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Let’s suppose for a moment that Bradley Cooper is on TV promoting his latest film, A Star Is Born, and the interviewer suddenly puts him on the spot. She congratulates him on the incredible job he’s done on the voice but she tells him that she thinks that it’s incongruous with the character’s disposition.

She does have a point. Our voice is a mirror into the soul. When we speak, it broadcasts the type of person we are. If we’re a calm and secure type of person, we sound calm and secure. If we’re and anxious and fearful type of person, we sound anxious and fearful. This is because our mental and physiological states colour the sound of our voice much like the environment and architectural spaces do. Our breathing dictates the tempo of our voice and the level of tension in our vocal chords its pitch. In short, our bodies act like a resonant cave that gives our voice its characteristics.

A deep, gravelly voice like the one Bradley Cooper gives Jackson in A Star Is Bornbroadcasts a person who is solid and stable and who knows how to keep his cool in a time of crisis. And that’s where the problem lies, according to the interviewer. Jackson is anything but solid and stable. He has demons, he has alcohol and drug problems, and he’s far from in control of himself or his life.

So how can Bradley Cooper give this criticism a positive spin?

Luckily for him, there are elements in the story that he can use to justify his choice. He could argue that, yes, when it comes to the voice, psychophysiological factors are very important, but that’s not everything there is to it.

Our voice, to a large extent, is the result of the survival strategies we adopted as children. When we’re growing up, we embrace behaviours that make us acceptable to the people our survival depends on and repress those behaviours that don’t. The way we talked formed part of the repertoire of behaviours at our disposal. The only thing is that the more behaviours we have to repress as children, the more repressed and distorted our voice becomes when we grow up. Also, as children, we often model the voice of the significant people around us to create a deeper connection with them, to gain their approval, or simply because we look up to them and want to grow up to be like them.

In the film, Bradley Cooper argues, Jackson’s father was an alcoholic, so it fell on his elder brother, Bobby (played by Sam Elliott, who has a naturally deep voice), to take care of Jackson. The relationship between the two brothers is far from easy. Half way through the film, they have a serious argument and exchange the following words:


Bobby is the one who has the real deep voice. Even in a moment of turmoil like this one, his voice remains grounded. He’s the one with a solid personality and the one who’s been keeping his brother on steady ground – as much as it was possible given Jackson’s troubled personality. After this exchange, Bobby decides to quit taking care of his unappreciative brother. Things go downhill for Jackson from that moment on, and later in the film, he admits to Bobby that he copied his voice because it was him he idolised, not his father. So that’s how Jackson got to have his gravelly voice.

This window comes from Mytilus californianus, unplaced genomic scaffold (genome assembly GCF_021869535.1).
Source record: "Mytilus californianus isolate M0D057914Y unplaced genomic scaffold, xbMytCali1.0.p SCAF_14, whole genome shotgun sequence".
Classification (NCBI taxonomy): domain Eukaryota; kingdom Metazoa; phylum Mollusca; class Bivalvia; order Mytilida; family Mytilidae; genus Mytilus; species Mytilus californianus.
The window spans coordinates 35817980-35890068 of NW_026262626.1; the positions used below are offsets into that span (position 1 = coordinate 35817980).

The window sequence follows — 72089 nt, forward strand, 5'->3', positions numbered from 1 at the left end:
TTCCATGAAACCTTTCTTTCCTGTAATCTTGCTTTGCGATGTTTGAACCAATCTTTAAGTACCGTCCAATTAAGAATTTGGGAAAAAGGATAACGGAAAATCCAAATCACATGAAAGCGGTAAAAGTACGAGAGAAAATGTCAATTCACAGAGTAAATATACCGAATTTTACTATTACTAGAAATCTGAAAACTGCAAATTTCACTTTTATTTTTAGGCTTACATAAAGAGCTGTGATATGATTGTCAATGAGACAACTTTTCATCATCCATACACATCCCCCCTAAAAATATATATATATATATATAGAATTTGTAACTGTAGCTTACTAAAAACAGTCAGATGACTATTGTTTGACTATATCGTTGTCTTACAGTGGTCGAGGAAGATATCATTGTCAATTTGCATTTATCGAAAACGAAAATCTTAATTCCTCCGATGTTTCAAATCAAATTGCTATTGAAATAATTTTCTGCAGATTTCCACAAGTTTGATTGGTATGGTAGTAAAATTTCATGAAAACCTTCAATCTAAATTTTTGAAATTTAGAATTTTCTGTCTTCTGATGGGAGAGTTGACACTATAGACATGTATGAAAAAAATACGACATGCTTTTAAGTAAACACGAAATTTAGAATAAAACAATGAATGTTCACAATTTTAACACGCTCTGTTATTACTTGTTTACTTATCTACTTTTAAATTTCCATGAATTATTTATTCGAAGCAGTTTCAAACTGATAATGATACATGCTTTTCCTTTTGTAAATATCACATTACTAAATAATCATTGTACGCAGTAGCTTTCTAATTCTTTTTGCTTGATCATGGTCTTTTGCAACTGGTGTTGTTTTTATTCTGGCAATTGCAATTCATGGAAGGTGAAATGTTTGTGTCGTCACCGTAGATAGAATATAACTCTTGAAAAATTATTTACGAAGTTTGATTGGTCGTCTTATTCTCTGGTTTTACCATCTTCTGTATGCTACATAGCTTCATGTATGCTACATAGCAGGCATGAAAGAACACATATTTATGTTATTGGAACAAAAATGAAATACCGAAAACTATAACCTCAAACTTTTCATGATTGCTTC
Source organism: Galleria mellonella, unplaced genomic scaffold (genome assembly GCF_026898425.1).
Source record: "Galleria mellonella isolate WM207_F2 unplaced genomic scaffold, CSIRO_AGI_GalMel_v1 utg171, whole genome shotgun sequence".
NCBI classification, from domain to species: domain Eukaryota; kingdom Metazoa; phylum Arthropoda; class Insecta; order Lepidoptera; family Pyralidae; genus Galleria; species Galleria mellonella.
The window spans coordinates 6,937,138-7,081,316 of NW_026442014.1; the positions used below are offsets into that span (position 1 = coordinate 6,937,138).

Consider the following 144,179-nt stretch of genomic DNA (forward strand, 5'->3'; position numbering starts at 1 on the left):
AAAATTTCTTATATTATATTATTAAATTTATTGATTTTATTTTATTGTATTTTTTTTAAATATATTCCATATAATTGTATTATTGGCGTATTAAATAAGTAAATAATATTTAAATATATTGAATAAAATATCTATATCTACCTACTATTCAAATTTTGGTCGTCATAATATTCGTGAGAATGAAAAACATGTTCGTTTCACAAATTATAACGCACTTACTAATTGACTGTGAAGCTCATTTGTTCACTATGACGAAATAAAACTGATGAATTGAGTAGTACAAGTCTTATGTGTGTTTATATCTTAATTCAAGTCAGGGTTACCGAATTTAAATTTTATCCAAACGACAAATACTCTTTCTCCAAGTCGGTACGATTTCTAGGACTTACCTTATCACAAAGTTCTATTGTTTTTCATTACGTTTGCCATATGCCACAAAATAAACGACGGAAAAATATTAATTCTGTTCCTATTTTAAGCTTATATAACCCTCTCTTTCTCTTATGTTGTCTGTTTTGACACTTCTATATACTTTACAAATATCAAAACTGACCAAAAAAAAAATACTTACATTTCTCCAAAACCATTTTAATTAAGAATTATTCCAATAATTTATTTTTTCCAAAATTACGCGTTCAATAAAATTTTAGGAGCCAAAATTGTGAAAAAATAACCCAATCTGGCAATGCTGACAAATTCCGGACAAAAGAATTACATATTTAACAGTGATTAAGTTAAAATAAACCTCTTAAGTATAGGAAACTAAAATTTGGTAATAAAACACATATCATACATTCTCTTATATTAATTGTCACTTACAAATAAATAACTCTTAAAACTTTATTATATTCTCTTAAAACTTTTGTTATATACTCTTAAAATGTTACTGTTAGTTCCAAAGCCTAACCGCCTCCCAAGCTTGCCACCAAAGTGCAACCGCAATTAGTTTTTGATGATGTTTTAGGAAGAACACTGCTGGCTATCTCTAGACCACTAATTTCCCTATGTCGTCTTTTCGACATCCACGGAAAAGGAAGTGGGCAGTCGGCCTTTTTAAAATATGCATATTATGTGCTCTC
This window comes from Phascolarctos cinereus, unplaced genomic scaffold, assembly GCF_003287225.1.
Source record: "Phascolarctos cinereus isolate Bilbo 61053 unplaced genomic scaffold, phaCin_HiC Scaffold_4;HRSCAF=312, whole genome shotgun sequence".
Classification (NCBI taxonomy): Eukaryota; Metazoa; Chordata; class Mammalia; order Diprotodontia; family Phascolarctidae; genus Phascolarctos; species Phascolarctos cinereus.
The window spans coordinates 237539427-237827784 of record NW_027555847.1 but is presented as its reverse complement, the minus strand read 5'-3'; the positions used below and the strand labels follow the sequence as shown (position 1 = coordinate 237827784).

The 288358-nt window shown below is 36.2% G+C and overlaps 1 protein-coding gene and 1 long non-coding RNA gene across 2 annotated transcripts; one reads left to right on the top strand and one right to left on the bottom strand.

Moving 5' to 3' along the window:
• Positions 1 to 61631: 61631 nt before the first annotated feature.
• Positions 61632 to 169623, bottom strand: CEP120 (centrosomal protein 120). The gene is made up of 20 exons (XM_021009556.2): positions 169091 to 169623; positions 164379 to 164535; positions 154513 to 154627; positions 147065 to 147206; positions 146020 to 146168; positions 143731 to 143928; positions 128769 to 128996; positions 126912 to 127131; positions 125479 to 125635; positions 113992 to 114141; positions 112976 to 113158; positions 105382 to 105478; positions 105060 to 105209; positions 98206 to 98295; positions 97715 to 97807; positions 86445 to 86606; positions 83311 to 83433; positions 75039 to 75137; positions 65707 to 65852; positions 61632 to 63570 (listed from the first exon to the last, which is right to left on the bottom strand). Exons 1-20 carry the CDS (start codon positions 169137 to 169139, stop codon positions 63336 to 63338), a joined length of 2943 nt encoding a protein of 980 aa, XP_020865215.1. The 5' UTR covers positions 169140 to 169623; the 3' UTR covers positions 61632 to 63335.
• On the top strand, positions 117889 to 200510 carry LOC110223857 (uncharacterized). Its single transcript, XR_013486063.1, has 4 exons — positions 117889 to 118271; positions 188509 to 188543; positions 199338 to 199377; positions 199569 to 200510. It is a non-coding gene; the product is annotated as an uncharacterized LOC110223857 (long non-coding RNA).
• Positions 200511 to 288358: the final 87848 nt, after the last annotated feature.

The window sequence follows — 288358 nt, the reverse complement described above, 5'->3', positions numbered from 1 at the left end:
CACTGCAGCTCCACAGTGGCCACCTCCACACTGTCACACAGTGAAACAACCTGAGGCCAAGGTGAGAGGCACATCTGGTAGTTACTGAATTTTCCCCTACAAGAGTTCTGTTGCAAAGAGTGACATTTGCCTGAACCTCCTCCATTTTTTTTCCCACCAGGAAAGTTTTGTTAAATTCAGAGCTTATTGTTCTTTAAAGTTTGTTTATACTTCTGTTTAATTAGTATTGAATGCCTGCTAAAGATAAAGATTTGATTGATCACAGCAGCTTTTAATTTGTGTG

Of course, Cooper adds, when you model your voice as a survival strategy, it may help you tell yourself a story about who you ‘are’, but since in most cases it’s not a genuine self, the shadow aspects of the personality that have been repressed will find expression through the voice in moments of weakness. And this is what happens to Jackson in this scene:

His body is so possessed by his wounded child at that moment that physiologically the voice can’t possibly reproduce the sound of a fake persona.

Hopefully by now, Bradley Cooper will be out of trouble. Though if that wasn’t the case, he could always add that his voice is a symbol that works at the thematic level. Jackson adopted it to meet cultural expectations of masculinity that are falling apart in our time, although this is perhaps a weaker argument since there’s not much in the film to support it. Still, it’s an option.

This is, again, only a hypothetical situation. I don’t know how much of this line of thinking was in three screenwriters’ heads when they were writing the script. But what it shows is that the voice in cinema can be used for much more than carrying the dialogue.

We often forget that the voice is the human species’ most important channel of communication. Because of that, our brains have become experts at extracting information from the voice – not just the semantic meaning of words, but also none-verbal cues. In fact, when we communicate, 45% of the message comes through verbal language, and the rest from body language, but out of the 45% of verbal communication, only 7% of the information is derived from the semantic meaning of words. The other 38% comes through other vocal cues that can give us valuable information about a person – their emotional state, integrity, level of confidence, personality, intentions, cultural affiliations, and much more.

And we often forget too that the voice is the most prominent element in the soundtrack. A Star Is Born is a but a minute example of how non-verbal aspects of the voice can be put to good dramatic and cinematic use. Exploiting them gives the audience a means to put their expertise in this area to good use. Deciphering the mysteries hidden behind the voice and extracting the (often subtextual) story it tells about the person can be a source of great pleasure to them.

Were we "sung into existence" with sound?
Offscreen sound in the opening scene of Hitchcock’s The Trouble With Harry: The Devil Is In The Detail